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'Tram Car 015' Is A Delightful Ride

This novella is perfect and I loved it and you should read it.

In 1879, Egypt overthrew British rule with the help of a sudden influx of djinn; now, in 1912, Cairo's modernity is a mixture of magic and technology. Trams are powered by djinn-made intelligence and overseen by extremely mundane bureaucracy, and automata called "boilerplate eunuchs" with varying degrees of sentience work for and alongside humans. Even more remarkably, women are on the cusp of gaining the right to vote.

Against this backdrop, agents Hamed Nasr and Onsi Youssef represent the Ministry of Alchemy, Enchantments, and Supernatural Entities, investigating untoward magical occurrences and abuses. When the Superintendent of Tram Safety and Maintenance calls them in to deal with the titular haunted tram car, they're both bemused – but taking the case leads them on a merry chase through their city and alternate approaches to magic and philosophy.

How to explain how much I loved this? Usually fantasies in Arabic-speaking settings are a hard sell for me, as even the competently done ones throw me out of the story with well-intentioned attempts to evoke atmosphere. All it takes is someone writing "The El-Something" – which translates to "The the-something" — and the record of my reading brain skips and stutters, and I'm suddenly very firmly on the outside of something trying to invite me in. It's not unlike a friend asking me into their home and, in a gesture of hospitality, covering everything in carpets and camels and sand while playing the opening song from Disney's Aladdin in order to put me at ease.

This novella is perfect and I loved it and you should read it.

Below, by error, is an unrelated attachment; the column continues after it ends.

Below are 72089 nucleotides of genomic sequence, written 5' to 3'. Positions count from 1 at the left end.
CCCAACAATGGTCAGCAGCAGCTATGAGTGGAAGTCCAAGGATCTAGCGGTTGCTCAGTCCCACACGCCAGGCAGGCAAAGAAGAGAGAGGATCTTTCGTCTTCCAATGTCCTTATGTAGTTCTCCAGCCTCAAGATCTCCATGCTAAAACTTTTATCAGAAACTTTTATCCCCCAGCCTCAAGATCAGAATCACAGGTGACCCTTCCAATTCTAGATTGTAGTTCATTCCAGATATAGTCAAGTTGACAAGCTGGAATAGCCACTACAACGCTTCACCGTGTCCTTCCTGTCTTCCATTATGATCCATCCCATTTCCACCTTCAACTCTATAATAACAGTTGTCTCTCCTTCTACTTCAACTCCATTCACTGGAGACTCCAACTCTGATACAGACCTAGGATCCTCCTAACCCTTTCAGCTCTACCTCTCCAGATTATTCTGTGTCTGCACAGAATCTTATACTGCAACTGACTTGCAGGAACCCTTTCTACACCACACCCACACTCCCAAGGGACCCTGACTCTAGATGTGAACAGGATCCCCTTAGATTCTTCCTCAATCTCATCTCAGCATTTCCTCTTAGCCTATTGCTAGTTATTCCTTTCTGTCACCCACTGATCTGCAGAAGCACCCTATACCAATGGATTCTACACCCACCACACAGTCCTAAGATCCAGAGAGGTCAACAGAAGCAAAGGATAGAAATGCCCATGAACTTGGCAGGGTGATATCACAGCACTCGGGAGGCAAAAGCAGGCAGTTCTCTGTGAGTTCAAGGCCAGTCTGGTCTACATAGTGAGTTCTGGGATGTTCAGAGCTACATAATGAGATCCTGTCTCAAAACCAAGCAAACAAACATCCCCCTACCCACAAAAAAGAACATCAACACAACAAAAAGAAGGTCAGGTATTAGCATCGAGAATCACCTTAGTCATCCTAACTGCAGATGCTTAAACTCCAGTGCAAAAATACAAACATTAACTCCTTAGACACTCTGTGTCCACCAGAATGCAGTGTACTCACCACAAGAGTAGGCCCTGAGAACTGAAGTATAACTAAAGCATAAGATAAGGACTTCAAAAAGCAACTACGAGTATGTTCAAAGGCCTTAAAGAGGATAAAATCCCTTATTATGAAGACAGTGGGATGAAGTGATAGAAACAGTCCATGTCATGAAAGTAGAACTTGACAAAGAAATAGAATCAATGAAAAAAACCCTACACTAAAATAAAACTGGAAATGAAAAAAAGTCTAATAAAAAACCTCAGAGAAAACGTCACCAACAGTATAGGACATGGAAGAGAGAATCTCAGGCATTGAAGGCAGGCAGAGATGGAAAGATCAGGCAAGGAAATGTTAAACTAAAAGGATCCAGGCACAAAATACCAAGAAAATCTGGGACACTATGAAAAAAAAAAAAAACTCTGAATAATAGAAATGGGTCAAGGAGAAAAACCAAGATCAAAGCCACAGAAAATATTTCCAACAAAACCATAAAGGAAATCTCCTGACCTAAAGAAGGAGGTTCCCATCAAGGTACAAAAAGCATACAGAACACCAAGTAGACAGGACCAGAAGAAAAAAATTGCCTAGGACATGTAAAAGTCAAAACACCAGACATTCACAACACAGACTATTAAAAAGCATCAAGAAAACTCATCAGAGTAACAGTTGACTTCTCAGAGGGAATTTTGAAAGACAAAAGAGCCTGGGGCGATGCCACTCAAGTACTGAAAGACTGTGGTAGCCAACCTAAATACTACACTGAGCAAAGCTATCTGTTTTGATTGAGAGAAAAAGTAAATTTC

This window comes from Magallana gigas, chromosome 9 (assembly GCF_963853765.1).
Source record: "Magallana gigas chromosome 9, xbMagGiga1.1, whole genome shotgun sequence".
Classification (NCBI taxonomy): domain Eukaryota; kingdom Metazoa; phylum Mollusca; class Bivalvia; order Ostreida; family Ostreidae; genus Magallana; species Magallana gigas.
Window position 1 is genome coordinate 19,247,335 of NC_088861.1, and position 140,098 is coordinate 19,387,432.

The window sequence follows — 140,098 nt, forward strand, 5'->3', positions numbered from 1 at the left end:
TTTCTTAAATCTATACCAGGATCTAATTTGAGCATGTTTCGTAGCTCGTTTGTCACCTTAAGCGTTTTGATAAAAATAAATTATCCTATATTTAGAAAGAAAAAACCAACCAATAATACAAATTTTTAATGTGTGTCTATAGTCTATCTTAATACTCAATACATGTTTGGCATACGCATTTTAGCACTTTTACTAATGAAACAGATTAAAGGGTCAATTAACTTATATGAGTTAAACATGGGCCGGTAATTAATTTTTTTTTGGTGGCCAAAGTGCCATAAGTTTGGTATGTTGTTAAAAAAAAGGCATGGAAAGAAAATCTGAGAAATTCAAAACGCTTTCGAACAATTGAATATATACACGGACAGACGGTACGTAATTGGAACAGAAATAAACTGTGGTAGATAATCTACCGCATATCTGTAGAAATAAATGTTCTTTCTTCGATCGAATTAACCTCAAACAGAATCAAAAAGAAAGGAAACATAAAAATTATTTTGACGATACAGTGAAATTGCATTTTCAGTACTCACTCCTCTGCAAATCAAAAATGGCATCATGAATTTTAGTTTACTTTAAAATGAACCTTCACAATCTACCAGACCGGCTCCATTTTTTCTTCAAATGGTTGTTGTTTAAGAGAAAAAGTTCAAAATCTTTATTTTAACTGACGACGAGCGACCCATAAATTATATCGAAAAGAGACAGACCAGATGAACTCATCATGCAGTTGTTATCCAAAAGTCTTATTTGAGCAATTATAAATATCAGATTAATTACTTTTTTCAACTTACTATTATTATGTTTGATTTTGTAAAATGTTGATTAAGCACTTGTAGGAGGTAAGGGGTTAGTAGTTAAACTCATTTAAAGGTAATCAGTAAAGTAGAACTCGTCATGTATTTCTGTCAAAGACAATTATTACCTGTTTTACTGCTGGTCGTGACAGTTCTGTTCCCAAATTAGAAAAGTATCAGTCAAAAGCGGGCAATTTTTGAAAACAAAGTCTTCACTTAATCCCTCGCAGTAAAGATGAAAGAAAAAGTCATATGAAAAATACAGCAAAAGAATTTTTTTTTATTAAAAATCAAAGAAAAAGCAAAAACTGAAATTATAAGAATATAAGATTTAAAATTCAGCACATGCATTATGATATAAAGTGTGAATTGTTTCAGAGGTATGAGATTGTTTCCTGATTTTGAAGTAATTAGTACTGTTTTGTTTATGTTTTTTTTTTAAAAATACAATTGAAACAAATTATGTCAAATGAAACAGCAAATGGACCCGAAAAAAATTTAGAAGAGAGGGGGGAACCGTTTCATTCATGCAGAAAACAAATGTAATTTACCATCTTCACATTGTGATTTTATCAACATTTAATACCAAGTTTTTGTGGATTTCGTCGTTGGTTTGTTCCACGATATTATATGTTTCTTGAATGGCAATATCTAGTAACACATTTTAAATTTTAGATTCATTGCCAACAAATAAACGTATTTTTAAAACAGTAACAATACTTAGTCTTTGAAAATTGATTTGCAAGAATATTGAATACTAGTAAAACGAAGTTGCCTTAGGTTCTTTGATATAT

But this book! This book made me feel at home even though I've never been to Egypt. The cadences of the speech were there, Arabic words where they should be in a sentence to denote emphasis without straying into empty exotic flourish ("misguided men who label what we do some baladi custom or even haram," says Sheikha Nadiyaa, and I shouted with joy). Hamed and Onsi are pure delight — Hamed's slightly sulky point of view ripe for puncturing with new information, which eager, earnest and well-read Onsi readily supplies. This is less a story about a haunted tram car than a vivid, loving imagining of what a successfully decolonized Middle-East and North Africa could look like, with people looking at each other and seeing each other and their differences without the interfering, distorting lenses of whiteness and imperialism.

And the women! For all that the main characters are men, the gaze that encounters several different, vivacious female characters is an awed and loving one, and conversations about gender feel grounded in character and richly effective. The work women are doing together to obtain suffrage is deeply felt and wonderful, and I was frequently overwhelmed by how much joy the reading was bringing me.

The Haunting of Tram Car 015 is a zippy, wonderful romp, and it's made me want to seek out everything P. Djèlí Clark has written in this setting (there's a novelette on Tor.com as well, "A Dead Djinn in Cairo," from 2016). I'm so grateful for how happy it made me, how kind it is, and how loving. I deeply hope to see novel-length works in this world.

Amal El-Mohtar is the Hugo-award winning author of The Honey Month and writes the Otherworldly column for the New York Times Book Review.

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